Be it the strong brand pull, or just the lack of good alternatives in the car market, Maruti Suzuki is able to retain the loyalty of its customers.

Against expectations, those interested in the Swift and Dzire models (especially diesel models) have not shifted in large numbers to competitors such as Hyundai, Honda or Toyota, according to the August car sales data.

This is even as the over-a-month long production halt at Maruti’s Manesar plant extended the waiting period for car deliveries from three to about six-seven months and led to a 35 per cent drop in sales for the carmaker during the month. The facility makes the Swift, Dzire, A-Star and SX4 models.

Deepesh Rathore, MD at IHS Automotive India, said, “I don’t see any impact on the brand because of the labour problems. All a buyer cares about is getting the car on time.”

In terms of price and sales volume, the closest competitor to the Swift premium hatchback is the Hyundai i20. However, Hyundai sold 10 per cent less compact cars (Eon, Santro, i10 and i20) in August, compared with July. Honda saw Jazz sales drop 22 per cent in August against the previous month.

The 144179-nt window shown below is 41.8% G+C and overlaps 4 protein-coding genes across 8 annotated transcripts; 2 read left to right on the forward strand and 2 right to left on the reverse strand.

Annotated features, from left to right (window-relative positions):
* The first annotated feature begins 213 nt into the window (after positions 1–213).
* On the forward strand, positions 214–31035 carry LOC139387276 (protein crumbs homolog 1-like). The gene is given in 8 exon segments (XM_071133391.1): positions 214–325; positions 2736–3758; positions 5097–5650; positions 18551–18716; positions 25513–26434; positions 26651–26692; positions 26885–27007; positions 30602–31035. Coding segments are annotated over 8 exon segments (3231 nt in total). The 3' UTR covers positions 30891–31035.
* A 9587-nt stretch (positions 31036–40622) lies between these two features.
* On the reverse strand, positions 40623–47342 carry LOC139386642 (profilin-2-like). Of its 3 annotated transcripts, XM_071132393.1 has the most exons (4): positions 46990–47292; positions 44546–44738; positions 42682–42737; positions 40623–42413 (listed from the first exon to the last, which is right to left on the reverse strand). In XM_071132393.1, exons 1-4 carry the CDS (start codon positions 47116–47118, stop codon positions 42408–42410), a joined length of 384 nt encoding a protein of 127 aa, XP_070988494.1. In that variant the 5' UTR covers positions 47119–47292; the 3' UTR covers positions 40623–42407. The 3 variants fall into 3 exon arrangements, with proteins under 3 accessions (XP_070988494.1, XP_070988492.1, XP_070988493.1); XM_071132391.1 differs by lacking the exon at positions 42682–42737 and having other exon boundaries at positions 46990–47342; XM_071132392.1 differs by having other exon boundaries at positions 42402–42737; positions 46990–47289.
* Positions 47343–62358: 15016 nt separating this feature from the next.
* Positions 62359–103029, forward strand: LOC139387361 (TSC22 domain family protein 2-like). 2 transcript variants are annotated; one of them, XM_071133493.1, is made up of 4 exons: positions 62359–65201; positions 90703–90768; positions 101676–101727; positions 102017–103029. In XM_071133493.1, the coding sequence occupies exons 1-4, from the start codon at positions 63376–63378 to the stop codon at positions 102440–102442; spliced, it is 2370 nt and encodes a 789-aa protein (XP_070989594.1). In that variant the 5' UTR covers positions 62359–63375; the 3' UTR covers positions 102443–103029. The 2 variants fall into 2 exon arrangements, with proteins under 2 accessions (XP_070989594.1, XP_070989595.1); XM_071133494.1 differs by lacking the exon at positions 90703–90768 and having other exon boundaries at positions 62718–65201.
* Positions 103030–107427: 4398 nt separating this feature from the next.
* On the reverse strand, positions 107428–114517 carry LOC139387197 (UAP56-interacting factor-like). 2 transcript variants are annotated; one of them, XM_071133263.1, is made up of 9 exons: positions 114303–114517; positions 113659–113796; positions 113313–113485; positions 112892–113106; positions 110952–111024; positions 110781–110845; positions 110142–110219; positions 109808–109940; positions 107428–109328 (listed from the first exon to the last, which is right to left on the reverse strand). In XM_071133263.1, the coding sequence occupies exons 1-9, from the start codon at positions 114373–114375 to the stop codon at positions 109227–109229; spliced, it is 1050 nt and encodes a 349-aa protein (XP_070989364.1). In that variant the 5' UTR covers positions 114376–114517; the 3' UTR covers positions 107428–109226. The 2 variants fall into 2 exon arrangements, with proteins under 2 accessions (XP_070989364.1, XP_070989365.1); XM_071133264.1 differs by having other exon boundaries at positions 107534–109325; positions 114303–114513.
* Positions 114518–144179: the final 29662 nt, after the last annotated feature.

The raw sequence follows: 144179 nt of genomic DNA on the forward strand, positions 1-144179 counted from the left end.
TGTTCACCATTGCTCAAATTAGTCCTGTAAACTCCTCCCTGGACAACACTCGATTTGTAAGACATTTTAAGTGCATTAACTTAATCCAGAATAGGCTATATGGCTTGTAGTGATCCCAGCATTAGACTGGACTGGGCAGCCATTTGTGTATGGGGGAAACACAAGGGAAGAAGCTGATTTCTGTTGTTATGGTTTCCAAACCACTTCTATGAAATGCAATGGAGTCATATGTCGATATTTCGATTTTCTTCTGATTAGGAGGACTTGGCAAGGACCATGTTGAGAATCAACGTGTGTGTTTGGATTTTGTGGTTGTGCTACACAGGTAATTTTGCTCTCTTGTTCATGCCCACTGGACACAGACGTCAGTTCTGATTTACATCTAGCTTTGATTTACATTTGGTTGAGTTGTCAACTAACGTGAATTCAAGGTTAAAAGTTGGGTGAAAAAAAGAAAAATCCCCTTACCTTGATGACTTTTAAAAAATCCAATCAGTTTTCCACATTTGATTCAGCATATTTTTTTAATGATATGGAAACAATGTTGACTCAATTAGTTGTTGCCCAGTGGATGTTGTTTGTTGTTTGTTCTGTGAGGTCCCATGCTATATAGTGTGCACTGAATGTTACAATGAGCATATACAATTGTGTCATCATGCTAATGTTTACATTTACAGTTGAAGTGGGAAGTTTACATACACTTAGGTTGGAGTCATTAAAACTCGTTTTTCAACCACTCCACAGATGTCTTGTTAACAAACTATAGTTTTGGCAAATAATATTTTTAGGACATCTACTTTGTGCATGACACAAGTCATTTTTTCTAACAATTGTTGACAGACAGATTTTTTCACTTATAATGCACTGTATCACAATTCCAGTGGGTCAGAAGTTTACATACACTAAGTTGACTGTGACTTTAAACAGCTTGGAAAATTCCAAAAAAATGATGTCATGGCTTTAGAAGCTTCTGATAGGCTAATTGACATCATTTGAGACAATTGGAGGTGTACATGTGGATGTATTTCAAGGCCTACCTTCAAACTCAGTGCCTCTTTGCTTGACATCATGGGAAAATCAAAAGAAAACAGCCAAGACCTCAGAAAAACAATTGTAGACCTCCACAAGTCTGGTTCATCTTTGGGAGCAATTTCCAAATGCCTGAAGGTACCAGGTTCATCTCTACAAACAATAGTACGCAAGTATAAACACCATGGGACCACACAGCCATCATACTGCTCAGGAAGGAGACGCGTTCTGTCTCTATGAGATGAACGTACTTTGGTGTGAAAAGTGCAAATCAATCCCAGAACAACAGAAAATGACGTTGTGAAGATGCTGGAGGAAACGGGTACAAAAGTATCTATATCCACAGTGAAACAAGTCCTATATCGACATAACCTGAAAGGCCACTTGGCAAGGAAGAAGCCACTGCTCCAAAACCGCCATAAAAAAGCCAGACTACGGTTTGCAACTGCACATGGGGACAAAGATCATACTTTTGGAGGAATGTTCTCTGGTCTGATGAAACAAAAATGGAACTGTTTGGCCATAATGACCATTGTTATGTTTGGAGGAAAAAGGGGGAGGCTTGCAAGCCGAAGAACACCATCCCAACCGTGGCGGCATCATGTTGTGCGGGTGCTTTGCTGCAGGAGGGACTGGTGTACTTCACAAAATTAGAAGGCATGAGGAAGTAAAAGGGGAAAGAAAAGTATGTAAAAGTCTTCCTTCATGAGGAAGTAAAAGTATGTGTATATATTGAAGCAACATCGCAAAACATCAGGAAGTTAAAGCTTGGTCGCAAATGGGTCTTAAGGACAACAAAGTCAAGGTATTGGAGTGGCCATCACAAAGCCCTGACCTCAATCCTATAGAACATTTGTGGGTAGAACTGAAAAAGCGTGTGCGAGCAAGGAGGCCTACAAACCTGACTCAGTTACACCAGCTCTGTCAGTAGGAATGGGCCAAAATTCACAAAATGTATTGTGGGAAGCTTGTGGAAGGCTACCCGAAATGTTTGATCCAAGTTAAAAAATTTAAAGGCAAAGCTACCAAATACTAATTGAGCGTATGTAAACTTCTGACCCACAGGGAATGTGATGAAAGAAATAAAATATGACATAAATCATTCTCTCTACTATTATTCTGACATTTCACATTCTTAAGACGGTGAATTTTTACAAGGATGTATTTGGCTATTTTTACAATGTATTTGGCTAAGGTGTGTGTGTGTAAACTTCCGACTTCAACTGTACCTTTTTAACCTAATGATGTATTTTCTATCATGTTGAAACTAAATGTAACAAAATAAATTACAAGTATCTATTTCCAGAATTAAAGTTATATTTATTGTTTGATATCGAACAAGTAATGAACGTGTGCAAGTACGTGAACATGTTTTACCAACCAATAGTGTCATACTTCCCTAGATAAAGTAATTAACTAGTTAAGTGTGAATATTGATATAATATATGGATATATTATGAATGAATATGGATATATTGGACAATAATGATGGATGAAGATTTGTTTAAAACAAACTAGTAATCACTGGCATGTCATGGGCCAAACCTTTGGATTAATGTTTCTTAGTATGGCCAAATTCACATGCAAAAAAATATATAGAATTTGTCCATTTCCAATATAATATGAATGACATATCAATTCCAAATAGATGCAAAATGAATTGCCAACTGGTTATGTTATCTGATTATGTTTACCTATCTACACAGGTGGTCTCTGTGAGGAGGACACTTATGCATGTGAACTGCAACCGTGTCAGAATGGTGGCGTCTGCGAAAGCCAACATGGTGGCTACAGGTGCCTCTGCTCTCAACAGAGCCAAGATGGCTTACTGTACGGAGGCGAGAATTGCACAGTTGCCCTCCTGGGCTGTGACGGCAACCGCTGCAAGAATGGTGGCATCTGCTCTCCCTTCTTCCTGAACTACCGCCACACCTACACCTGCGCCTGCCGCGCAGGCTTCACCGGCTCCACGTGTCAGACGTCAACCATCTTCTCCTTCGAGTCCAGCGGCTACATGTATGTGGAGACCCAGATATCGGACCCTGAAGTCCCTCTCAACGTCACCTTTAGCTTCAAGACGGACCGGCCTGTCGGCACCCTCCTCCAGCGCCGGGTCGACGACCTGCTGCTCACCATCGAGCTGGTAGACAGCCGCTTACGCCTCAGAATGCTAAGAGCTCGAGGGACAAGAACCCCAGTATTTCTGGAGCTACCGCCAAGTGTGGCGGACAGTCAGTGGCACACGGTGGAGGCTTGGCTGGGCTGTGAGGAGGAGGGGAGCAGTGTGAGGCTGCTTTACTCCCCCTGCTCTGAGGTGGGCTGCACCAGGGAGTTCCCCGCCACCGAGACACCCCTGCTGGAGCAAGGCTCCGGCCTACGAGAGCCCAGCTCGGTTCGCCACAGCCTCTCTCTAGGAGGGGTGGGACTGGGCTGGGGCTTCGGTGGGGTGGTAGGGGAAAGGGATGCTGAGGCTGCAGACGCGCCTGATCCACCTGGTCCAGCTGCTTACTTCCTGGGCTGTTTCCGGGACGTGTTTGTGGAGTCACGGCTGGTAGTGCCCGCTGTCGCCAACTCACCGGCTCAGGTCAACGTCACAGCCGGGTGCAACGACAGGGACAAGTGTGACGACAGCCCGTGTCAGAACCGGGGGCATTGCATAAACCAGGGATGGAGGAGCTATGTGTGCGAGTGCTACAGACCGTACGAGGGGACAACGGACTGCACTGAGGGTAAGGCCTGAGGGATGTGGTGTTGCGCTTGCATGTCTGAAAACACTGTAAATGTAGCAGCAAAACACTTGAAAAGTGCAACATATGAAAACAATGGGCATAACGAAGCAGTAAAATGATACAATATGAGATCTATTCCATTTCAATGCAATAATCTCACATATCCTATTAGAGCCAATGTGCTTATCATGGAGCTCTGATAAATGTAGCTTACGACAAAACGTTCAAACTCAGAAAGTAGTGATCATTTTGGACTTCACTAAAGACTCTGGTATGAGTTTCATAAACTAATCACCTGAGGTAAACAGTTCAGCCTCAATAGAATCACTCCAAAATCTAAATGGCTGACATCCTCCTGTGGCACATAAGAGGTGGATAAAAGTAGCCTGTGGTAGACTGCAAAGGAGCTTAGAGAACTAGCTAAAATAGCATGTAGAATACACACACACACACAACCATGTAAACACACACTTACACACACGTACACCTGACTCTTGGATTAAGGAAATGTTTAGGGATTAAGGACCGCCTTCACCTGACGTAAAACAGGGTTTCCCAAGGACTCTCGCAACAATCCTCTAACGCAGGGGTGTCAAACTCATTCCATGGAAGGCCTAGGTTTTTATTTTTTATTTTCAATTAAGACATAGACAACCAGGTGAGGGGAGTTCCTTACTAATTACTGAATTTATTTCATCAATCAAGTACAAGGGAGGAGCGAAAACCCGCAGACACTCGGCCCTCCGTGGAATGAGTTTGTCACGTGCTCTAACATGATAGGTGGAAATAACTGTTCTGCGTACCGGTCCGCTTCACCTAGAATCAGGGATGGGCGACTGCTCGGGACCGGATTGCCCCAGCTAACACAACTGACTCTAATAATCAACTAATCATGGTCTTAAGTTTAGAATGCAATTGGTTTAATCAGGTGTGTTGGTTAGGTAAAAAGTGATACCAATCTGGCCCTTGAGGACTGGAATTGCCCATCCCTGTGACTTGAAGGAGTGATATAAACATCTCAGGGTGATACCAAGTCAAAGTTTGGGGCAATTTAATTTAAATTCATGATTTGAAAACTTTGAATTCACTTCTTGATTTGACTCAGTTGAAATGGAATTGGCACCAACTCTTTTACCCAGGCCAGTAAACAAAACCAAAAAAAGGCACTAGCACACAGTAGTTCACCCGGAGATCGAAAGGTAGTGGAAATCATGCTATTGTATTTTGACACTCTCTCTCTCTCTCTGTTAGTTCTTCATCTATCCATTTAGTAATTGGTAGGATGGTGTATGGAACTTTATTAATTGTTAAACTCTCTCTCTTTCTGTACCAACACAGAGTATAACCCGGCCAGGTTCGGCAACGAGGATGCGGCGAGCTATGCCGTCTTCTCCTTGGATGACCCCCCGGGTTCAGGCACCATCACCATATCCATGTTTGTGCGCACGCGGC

Toyota Kirloskar’s Etios, which is available in both sedan and hatch body styles and competes with the Dzire and Swift, gained 3 per cent in sales in August. Though Tata Motors’ Indica sales (Swift competitor) gained 5 per cent, Indigo sales (Dzire competitor) fell 29 per cent.

Rathore said that customers have not moved to other models as they have been waiting for the situation to improve. But, they may start losing patience soon, leading to the competitors gaining in the coming months.

“Competitors will only make minor gains, I think only 40 per cent of the customers may shift. However, Maruti should gain the lost market share in the next quarter,” he said.

Manesar plant’s closure led to market share loss for Maruti in July-August (from 40 to 38 per cent) and revenue loss of over Rs 1,400 crore. This is because the plant accounts for 40 per cent of total sales and mostly makes the diesel models, which are high in demand.

Though the company re-started production on August 21, waiting periods are not likely to reduce anytime soon as ramp up of output has been a slow process. At present, the factory makes less than a third of its full daily output of 1,900 cars.

(Tatas, Mahindras sales zoom: Page 2)

(This article was published in the Business Line print edition dated September 2, 2012)
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